Bernanke's case for federal funding of R&D
If the United States is going to "win the future," what role should the government play in supporting research and development? That was the topic of a speech by Federal Reserve Chairman Ben Bernanke on Monday at a conference about jobs and economic growth at Georgetown University.
If the United States is going to "win the future," what role should the government play in supporting research and development?
That was the topic of a speech by Federal Reserve Chairman Ben Bernanke on Monday at a conference about jobs and economic growth at Georgetown University.
While every word uttered by Bernanke right now is being scrutinized for hints of when the central bank may begin tightening monetary policy, this address reads like a lecture from his days as a Princeton University professor.
However, the questions he raises have great bearing on a Philadelphia region trying to build its economy on knowledge rather than manual labor.
One thing that Bernanke pointed out did surprise me: The United States has consistently spent about 2.5 percent of its gross domestic product on R&D over the last three decades. (That includes public and private-sector funding.)
Haven't we been wringing our hands over a decline in R&D spending? Well, the govern-
ment support has shrunk as a share of GDP since the 1970s, Bernanke said. The National Science Foundation has tracked a dip in spending on basic research vs. applied R&D.
But make no mistake - the United States still leads the world in overall R&D spending. Columbus, Ohio-based Battelle Memorial Institute estimates that the United States will account for 34 percent of the $1.2 trillion spent on R&D worldwide in 2011. China is now the second-biggest provider of R&D funds, or 12.9 percent of global expenditures, with Japan slipping to third at 12.1 percent.
The Philadelphia region might not be first on anyone's "best brains" list, but there are significant clusters of R&D activity locally. In the business world, you need only look at the $10.99 billion spent on R&D globally in 2010 by Merck & Co. Inc., which has major operations in Montgomery County.
Or how about the University of Pennsylvania, which received $481.6 million in direct grants from the National Institutes of Health in 2010? That amount was second only to the $610.5 million awarded to Johns Hopkins University.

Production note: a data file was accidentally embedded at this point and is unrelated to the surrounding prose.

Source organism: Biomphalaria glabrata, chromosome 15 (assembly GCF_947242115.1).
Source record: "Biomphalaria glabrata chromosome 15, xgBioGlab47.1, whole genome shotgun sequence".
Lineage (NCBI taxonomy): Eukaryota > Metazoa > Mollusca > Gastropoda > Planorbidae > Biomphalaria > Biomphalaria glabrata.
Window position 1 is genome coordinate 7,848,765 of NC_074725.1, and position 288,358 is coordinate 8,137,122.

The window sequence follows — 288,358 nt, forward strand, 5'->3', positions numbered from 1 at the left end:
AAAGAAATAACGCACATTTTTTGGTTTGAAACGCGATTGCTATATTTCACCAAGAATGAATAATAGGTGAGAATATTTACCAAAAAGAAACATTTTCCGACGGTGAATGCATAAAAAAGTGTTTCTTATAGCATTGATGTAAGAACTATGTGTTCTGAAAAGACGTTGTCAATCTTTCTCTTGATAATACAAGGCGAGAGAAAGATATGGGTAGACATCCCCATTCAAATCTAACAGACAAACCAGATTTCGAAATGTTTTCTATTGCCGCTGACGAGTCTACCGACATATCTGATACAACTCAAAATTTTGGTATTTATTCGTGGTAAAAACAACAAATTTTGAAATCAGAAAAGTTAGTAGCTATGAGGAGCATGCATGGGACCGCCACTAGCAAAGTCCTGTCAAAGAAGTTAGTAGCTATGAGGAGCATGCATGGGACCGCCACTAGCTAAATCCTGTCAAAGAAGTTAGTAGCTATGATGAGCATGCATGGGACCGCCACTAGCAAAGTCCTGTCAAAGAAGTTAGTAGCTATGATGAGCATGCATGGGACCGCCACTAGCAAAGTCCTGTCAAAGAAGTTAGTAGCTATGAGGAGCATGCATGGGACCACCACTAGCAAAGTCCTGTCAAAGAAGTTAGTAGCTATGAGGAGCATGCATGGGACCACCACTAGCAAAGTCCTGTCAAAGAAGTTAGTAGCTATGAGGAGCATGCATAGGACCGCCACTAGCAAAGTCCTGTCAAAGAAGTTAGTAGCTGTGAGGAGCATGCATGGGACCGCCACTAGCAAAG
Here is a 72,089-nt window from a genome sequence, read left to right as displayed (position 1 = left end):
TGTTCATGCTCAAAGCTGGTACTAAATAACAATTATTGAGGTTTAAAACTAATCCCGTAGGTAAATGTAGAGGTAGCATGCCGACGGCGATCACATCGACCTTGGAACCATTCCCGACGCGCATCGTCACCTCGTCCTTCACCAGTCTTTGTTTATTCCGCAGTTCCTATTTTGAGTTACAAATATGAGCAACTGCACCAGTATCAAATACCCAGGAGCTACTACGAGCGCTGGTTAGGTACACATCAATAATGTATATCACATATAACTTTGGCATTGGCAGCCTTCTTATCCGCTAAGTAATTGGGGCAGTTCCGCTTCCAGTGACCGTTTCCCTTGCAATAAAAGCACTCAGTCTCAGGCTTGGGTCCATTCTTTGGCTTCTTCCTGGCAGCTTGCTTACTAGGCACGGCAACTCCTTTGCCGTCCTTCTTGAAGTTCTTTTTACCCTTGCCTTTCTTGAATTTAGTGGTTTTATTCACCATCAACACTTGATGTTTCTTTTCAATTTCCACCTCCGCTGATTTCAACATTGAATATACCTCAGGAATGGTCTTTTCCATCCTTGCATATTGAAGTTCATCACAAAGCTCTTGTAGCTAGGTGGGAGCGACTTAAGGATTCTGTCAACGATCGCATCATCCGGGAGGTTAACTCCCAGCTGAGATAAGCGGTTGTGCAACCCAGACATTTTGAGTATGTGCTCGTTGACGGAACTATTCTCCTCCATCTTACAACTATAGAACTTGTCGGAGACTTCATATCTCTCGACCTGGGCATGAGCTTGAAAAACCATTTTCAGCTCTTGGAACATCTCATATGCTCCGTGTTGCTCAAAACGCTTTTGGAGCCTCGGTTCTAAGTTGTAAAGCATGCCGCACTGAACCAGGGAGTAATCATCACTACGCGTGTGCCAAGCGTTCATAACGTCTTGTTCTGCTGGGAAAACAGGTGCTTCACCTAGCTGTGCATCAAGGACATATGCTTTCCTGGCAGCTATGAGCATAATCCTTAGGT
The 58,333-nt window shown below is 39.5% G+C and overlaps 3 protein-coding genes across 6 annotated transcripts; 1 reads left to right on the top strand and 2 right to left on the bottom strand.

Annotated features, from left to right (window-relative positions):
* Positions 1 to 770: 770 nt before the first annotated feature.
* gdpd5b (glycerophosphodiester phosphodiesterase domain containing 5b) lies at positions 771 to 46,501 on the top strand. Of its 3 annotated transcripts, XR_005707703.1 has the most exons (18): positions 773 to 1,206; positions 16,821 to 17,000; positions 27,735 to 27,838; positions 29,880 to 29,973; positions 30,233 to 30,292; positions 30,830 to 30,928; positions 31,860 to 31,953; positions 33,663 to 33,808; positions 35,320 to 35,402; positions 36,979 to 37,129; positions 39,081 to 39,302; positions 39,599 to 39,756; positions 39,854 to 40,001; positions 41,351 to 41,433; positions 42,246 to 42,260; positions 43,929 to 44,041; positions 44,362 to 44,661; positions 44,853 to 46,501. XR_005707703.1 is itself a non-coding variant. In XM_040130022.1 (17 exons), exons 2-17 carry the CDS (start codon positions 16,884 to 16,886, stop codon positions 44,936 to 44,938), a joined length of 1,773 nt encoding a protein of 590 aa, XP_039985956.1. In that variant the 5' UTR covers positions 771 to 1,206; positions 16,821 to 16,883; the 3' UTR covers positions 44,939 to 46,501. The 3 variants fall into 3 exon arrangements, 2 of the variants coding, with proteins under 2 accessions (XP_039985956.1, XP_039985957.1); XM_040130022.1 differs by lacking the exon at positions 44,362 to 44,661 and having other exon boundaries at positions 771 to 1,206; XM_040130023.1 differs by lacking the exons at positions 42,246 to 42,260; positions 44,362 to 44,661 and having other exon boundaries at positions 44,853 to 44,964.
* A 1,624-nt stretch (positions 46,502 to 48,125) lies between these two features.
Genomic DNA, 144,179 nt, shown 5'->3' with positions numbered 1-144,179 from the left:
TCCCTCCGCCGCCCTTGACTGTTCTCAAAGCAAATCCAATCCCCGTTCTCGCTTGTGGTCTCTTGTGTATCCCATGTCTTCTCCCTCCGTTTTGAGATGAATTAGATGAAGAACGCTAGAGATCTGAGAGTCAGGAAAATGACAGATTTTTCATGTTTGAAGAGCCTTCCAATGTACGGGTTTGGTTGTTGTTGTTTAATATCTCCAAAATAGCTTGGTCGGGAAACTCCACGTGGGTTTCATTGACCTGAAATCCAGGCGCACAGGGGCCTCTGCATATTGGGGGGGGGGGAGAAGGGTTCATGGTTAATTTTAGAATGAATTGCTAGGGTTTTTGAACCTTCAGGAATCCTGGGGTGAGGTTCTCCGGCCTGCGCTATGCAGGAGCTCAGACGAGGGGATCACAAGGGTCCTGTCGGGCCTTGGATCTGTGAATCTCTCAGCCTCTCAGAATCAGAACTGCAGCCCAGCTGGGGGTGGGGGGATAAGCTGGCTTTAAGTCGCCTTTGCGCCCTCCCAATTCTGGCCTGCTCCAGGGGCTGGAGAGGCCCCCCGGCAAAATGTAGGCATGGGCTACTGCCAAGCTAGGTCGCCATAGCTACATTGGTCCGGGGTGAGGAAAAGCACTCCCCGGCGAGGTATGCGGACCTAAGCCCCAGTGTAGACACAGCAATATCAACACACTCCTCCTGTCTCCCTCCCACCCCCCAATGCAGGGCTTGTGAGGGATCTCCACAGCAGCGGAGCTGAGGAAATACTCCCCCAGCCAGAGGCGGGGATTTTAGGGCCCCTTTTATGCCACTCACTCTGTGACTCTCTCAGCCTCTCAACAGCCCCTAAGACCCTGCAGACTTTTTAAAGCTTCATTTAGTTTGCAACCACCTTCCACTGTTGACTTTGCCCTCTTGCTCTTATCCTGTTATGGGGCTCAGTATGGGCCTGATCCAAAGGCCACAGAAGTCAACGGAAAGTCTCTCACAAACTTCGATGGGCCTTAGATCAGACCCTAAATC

The question, of course, is, is that money well-spent? After all, Big Pharma has been criticized for not being very effective with the billions spent on research. And I've often heard from readers that government should not be in the business of picking winners by backing some technologies over others.
Bernanke makes the case that government support is needed because of the "tendency of the market to supply too little of certain types of R&D."
He's talking about the basic research, with long gestation periods and little immediate payback. Ten years after the mapping of the human genome, critics may carp that the benefits have not been realized, but the potential for new treatments remains.
I like it when an economist admits up-front that he doesn't know what's the best way for government to support R&D. Is it direct funding of government research facilities? How about grants to university or private-sector research? Maybe contracts for specific projects or tax incentives?
All are tactics that government has tried, and Bernanke said it's not clear what's the most effective.
Bernanke wasn't out to scare his audience with visions of a United States losing its research edge. But he didn't duck the calls for the federal government to spend within its means either.
How Washington chooses to back R&D simply needs to be consistent, Bernanke said: "Governments that choose to provide support for R&D are likely to get better results if that support is stable, avoiding a pattern of feast or famine."